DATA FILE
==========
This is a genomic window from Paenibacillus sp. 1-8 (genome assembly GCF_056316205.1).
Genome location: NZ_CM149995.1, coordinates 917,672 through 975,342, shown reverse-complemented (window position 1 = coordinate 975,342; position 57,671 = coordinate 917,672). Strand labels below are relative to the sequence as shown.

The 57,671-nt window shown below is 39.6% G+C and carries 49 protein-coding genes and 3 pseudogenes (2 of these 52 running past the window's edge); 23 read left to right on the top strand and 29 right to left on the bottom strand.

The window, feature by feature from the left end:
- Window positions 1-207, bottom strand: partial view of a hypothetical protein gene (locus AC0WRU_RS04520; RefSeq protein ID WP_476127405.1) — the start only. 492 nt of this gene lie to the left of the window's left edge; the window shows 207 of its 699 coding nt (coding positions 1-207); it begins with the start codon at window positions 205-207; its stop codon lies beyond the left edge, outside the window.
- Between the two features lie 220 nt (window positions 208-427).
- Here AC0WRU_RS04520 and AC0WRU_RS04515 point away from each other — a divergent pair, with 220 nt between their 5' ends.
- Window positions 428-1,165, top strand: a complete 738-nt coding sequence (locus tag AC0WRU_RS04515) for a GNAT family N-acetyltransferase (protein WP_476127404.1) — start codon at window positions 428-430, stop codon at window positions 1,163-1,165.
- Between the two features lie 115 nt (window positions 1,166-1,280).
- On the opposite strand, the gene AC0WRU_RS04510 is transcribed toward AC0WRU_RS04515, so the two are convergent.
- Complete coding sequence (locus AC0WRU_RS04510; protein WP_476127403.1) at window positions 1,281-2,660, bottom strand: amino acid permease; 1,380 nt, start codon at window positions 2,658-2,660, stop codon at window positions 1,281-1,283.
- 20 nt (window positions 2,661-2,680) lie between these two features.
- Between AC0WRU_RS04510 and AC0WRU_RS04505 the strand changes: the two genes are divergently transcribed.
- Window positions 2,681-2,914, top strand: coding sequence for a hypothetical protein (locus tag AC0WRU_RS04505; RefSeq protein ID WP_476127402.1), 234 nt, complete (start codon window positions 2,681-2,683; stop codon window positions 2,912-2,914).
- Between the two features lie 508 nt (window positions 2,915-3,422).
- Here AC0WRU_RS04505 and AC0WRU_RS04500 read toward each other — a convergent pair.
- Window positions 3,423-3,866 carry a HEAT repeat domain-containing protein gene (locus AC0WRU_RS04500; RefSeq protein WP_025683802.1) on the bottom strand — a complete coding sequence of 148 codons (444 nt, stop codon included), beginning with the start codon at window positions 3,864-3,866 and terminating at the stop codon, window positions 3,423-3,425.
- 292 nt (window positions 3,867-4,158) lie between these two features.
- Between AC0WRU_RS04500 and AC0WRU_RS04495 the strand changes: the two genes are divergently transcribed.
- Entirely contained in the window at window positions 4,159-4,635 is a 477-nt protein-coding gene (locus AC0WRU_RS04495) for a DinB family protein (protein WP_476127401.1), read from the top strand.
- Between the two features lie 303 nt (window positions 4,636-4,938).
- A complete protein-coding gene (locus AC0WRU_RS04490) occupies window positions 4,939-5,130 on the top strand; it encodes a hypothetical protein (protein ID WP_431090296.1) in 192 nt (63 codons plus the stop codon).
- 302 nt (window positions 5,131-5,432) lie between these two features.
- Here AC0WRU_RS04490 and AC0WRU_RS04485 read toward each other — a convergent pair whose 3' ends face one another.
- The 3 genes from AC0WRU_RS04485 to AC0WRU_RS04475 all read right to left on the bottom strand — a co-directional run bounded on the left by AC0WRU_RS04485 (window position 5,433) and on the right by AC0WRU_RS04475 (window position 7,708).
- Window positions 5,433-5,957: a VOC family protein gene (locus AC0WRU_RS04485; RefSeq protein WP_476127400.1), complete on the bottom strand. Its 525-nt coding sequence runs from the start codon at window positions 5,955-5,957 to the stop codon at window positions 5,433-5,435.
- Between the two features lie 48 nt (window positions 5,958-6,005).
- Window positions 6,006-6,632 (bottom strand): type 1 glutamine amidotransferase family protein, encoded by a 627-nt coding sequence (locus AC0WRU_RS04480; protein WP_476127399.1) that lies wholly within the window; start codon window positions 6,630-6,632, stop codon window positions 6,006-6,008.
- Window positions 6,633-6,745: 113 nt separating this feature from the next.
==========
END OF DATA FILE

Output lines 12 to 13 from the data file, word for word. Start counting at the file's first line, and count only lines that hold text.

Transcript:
- 20 nt (window positions 2,661-2,680) lie between these two features.
- Between AC0WRU_RS04510 and AC0WRU_RS04505 the strand changes: the two genes are divergently transcribed.